Sampling oscilloscopes, which display the input signal in "equivalent time," have a maximum vertical sensitivity of approximately 2 mV/cm and a bandwidth of at least 1 GHz [3]. Since the minimum sampling period is sufficient to allow an overdriven vertical amplifier to recover between samples, the problem of overdrive is minimal for sampling oscilloscopes. Therefore, very fast voltage steps as large as (approximately) 2 V can be examined without limiting [4]. To prevent loading of the signal source by the low input impedance (50 Ω) of these units, an interfacing field-effect transistor (FET) probe or specially designed amplifier with high input impedance and 50-Ω output impedance is usually used. However, either a probe or amplifier may be susceptible to overdrive and adds noise and instability to the measurement system. Also, since sampling oscilloscopes are not suitable for observing low-frequency data, they cannot be used to compare the dynamic performance of a device with its quasi-static performance.

For the applications described in this paper, real-time (conventional) oscilloscopes have the advantages of high sensitivity, low noise, and excellent dc stability. Also, they can operate at very slow as well as fast sweep speeds. Their chief disadvantage is their susceptibility to overdrive from test circuit transients. A real-time oscilloscope was used in each of the settling time circuits to be described; however, for comparison, a sampling oscilloscope was also used with the fastest test circuit.

### B. Voltage-output settling time test circuits

Two circuits were developed for measuring settling times of voltage steps. The first circuit, shown in Fig. 2, can measure settling times as small as 5 μs to a settling error of ±2 ppm of 20-V FSR. The amplifier is used to limit the signal to the oscilloscope during these time intervals when the signal is not being viewed, but is effectively isolated from the signal when the voltage step is being viewed. If the settling time following the DAC voltage transition from $V_1$ to $V_2$ is to be examined, switch $S1$ is placed in position 1 and reference voltage $V_r$ (opposite in polarity to $V_2$) is adjusted so that $|V_2|$ is slightly larger than $|V_r|$. The circuit operation is then as follows: Prior to the positive voltage step, $D1$ and $D2$ conduct. Diode $D2$ holds note $q$ within microvolts of ground potential, and $D1$ holds node $p$ within a few millivolts of ground. (The clipping level is adjustable by $R8$.) After $V_s(t)$ makes the transition to $V_2$, the output of the amplifier swings negative to about −0.3 V, reverse biasing $D1$ and $D2$. Thus node $p$ is isolated from the amplifier circuit, leaving only resistance in the signal path to the oscilloscope. The bias current supplied to node $q$ via $R5$ serves to shorten the amplifier switching time when voltage $V_s(t)$ approaches $V_2$. Also, Schottky-type diodes are employed to yield fast switching. To view negative-going steps, the switch is put in position 2. The oscilloscope used with this circuit was characterized by low noise (~8 μV rms), a bandwidth of 1 MHz, and a sensitivity of 100 μV/cm. This deflection sensitivity corresponds to 0.4 cm/LSB when testing an 18-bit DAC with a 20-V full-scale range (FSR).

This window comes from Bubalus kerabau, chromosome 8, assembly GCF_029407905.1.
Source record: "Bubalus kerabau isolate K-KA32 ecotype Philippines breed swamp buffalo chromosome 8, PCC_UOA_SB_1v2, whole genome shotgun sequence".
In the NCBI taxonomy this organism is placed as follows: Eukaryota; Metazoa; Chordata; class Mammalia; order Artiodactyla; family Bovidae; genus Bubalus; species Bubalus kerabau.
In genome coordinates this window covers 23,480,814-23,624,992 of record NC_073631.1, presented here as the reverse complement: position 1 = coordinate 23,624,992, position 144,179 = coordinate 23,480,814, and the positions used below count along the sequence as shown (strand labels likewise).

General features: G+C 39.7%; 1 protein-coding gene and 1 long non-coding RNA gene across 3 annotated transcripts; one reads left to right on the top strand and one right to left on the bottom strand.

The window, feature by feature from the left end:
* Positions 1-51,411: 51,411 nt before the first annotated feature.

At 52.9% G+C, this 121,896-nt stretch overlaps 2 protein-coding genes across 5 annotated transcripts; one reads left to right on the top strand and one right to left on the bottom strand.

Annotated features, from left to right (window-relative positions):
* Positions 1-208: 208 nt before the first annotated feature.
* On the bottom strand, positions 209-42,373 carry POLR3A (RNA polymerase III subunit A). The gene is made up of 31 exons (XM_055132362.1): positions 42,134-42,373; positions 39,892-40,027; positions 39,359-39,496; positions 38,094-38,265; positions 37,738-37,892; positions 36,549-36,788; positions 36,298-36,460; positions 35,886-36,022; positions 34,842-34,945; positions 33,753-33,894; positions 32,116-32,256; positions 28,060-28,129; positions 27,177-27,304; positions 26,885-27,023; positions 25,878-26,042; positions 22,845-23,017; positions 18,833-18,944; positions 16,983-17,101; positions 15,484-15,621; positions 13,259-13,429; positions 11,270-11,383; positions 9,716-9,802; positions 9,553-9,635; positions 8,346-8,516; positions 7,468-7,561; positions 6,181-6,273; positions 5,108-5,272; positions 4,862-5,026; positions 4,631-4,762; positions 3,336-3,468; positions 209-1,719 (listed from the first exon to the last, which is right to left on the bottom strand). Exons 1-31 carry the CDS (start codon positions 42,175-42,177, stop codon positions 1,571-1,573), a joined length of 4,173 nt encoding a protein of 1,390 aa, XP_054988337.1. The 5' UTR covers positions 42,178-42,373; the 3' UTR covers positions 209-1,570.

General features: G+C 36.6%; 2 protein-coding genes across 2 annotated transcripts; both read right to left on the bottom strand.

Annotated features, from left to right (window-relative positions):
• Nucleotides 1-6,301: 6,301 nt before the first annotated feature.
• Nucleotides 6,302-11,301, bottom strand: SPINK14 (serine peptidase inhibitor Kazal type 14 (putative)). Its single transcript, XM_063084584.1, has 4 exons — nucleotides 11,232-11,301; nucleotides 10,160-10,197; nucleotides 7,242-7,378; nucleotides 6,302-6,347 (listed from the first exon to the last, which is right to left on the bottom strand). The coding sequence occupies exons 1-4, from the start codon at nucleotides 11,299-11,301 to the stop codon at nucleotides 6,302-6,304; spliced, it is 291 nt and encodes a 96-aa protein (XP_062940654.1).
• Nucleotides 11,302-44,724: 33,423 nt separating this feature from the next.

Fig. 2. Circuit for measuring settling times as small as 5 μs to a settling error of ±2 ppm. Circuit is insensitive to changes in switching rate, duty cycle, and amplitude of the input signal.

The above test circuit was used to measure the settling time and recovery time effects of the NBS DAC-18 (18-bit D/A converter standard), now used as a check standard for the NBS Data Converter Test Facility [5]. The circuit has also been used to test a number of commercial 16- and 18-bit DAC's. (See Section lI-C for performance verification of this test circuit.)

Other techniques for measuring the settling time of voltage-output DAC's are described in [2], [6], and [7].